The ipnodes file is a local database that associates the names of nodes with their Internet Protocol (IP) addresses. IP addresses can be either an IPv4 or an IPv6 address. The ipnodes file can be used in conjunction with, or instead of, other ipnodes databases, including the Domain Name System (DNS), the NIS ipnodes map, and the NIS+ ipnodes table. Programs use library interfaces to access information in the ipnodes file.
IP-address official-node-name nicknames...
For a node with more than one IP address, consecutive entries for these addresses may contain the same or differing nicknames. Different nicknames are useful for assigning distinct names to different addresses.
A call to getipnodebyname(3SOCKET) returns a hostent structure containing the union of all addresses and nicknames from each line containing a matching official name or nickname.
A `#' indicates the beginning of a comment; characters up to the end of the line are not interpreted by routines that search the file.
The conventional "decimal dot" notation and interpreted using the inet_addr routine from the Internet address manipulation library, inet(3SOCKET).
The IP Version 6 protocol [IPV6], defined in RFC 1884 and interpreted using the inet_pton() routine from the Internet address manipulation library. See inet(3SOCKET).
These interfaces supports node names as defined in Internet RFC 952 which states:
A "name" (Net, Host, Gateway, or Domain name) is a text string up to 24 characters drawn from the alphabet (A-Z), digits (0-9), minus sign (-), and period (.). Note that periods are only allowed when they serve to delimit components of "domain style names". (See RFC 921, "Domain Name System Implementation Schedule," for background). No blank or space characters are permitted as part of a name. No distinction is made between upper and lower case. The first character must be an alpha character. The last character must not be a minus sign or period.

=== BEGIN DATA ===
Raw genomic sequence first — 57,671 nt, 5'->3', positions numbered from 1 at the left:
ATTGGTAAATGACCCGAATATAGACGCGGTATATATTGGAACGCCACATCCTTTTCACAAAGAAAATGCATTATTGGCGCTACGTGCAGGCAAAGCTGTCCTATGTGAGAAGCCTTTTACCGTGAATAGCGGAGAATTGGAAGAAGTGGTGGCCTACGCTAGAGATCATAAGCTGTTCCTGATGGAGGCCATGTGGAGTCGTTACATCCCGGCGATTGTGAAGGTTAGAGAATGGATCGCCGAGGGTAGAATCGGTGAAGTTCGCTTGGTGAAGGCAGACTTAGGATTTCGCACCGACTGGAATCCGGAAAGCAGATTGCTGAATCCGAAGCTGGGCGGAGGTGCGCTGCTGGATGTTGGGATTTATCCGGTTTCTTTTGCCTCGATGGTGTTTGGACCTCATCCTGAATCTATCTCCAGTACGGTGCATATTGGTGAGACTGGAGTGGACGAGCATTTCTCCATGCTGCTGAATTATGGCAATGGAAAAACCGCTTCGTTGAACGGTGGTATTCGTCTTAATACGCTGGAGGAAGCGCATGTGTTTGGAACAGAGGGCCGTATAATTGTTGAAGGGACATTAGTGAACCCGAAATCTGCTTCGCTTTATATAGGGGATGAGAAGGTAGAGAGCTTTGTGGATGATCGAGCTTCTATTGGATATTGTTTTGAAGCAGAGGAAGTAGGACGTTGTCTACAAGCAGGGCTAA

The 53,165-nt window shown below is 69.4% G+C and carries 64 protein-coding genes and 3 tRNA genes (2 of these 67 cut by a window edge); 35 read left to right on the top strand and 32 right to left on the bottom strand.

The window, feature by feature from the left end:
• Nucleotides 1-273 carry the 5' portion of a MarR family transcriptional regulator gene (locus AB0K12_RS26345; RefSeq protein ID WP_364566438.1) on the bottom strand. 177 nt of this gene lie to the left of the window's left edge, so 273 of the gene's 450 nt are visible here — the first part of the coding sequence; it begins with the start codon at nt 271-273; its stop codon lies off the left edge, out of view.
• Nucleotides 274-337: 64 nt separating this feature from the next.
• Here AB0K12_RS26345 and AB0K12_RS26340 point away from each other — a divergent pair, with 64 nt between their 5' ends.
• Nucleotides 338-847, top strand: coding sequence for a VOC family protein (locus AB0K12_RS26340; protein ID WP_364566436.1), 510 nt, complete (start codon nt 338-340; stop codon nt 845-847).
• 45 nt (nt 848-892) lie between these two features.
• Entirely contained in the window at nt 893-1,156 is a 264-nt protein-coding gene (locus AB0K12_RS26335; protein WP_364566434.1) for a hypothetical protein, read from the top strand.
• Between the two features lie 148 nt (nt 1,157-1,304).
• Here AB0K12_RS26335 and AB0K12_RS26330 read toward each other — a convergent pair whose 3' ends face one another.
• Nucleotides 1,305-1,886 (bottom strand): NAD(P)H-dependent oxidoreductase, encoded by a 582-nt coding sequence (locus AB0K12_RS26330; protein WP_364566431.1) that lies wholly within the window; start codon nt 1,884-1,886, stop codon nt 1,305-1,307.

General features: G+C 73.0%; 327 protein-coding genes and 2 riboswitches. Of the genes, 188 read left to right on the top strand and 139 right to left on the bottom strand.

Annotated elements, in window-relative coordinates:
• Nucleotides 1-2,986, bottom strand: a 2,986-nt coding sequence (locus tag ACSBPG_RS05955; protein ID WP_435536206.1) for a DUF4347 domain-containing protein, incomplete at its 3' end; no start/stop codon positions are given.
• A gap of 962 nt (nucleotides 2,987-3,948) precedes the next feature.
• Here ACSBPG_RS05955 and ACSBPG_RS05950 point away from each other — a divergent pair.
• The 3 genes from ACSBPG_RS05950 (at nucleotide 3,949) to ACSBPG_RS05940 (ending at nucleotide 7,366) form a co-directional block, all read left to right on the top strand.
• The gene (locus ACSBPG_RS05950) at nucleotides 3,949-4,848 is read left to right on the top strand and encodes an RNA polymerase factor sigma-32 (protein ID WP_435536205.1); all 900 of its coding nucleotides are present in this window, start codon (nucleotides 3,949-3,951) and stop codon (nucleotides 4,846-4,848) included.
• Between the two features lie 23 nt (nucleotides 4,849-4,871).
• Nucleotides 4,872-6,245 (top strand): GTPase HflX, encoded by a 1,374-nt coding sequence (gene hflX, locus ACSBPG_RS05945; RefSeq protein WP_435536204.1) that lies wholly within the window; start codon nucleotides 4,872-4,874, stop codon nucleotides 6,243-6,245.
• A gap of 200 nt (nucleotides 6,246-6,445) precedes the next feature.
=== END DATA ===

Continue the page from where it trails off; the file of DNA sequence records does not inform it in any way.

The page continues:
Although the interface accepts node names longer than 24 characters for the node portion (exclusive of the domain component), choosing names for nodes that adhere to the 24 character restriction will insure maximum interoperability on the Internet.
A node which serves as a GATEWAY should have "-GATEWAY" or "-GW" as part of its name. Nodes which do not serve as Internet gateways should not use "-GATEWAY" and "-GW" as part of their names. A node that is a TAC should have "-TAC" as the last part of its node name, if it is a DoD node. Single character names or nicknames are not allowed.
RFC 952 has been modified by RFC 1123 to relax the restriction on the first character being a digit.
2::56:a00:20ff:fe7b:b667 foo # John Smith
Braden, B., editor, RFC 1123, Requirements for Internet Hosts – Application and Support, Network Working Group, October, 1989.
Harrenstien, K., Stahl, M., and Feinler, E., RFC 952, DOD INTERNET HOST TABLE SPECIFICATION, Network Working Group, October 1985.
Hinden, R., and Deering, S., editors, RFC 1884, IP Version 6 Addressing Architecture, Network Working Group, December, 1995.
Postel, Jon, RFC 921, Domain Name System Implementation Schedule — Revised, Network Working Group, October 1984.
IPv4 addresses can be defined in the ipnodes file or in the hosts file. See hosts(4). The ipnodes file will be searched for IPv4 addresses when using the getipnodebyname(3SOCKET) API. If no matching IPv4 addresses are found in the ipnodes file, then the hosts file will be searched. To prevent delays in name resolution and to keep /etc/inet/ipnodes and /etc/inet/hosts synchronized, IPv4 addresses defined in the hosts file should be copied to the ipnodes file.